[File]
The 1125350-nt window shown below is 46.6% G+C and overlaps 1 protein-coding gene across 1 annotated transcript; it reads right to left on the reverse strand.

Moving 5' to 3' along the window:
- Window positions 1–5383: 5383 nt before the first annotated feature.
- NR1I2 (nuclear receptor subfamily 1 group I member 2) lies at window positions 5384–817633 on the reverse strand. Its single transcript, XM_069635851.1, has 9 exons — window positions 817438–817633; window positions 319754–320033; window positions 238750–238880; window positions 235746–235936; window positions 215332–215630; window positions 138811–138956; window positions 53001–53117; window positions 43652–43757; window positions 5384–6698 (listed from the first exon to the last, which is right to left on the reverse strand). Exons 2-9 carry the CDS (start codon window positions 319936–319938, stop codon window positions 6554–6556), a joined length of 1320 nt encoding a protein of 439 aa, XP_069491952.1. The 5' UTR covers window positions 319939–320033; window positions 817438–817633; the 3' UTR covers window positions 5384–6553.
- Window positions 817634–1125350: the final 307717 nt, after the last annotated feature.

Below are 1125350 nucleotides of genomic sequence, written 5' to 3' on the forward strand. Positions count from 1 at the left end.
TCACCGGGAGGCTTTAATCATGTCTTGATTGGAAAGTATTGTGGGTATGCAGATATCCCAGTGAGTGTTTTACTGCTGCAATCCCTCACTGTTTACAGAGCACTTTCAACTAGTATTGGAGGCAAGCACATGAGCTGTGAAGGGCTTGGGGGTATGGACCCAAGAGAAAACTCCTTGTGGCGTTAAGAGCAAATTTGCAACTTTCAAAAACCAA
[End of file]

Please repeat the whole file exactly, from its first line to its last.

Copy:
The 1125350-nt window shown below is 46.6% G+C and overlaps 1 protein-coding gene across 1 annotated transcript; it reads right to left on the reverse strand.

Moving 5' to 3' along the window:
- Window positions 1–5383: 5383 nt before the first annotated feature.
- NR1I2 (nuclear receptor subfamily 1 group I member 2) lies at window positions 5384–817633 on the reverse strand. Its single transcript, XM_069635851.1, has 9 exons — window positions 817438–817633; window positions 319754–320033; window positions 238750–238880; window positions 235746–235936; window positions 215332–215630; window positions 138811–138956; window positions 53001–53117; window positions 43652–43757; window positions 5384–6698 (listed from the first exon to the last, which is right to left on the reverse strand). Exons 2-9 carry the CDS (start codon window positions 319936–319938, stop codon window positions 6554–6556), a joined length of 1320 nt encoding a protein of 439 aa, XP_069491952.1. The 5' UTR covers window positions 319939–320033; window positions 817438–817633; the 3' UTR covers window positions 5384–6553.
- Window positions 817634–1125350: the final 307717 nt, after the last annotated feature.

Below are 1125350 nucleotides of genomic sequence, written 5' to 3' on the forward strand. Positions count from 1 at the left end.
TCACCGGGAGGCTTTAATCATGTCTTGATTGGAAAGTATTGTGGGTATGCAGATATCCCAGTGAGTGTTTTACTGCTGCAATCCCTCACTGTTTACAGAGCACTTTCAACTAGTATTGGAGGCAAGCACATGAGCTGTGAAGGGCTTGGGGGTATGGACCCAAGAGAAAACTCCTTGTGGCGTTAAGAGCAAATTTGCAACTTTCAAAAACCAA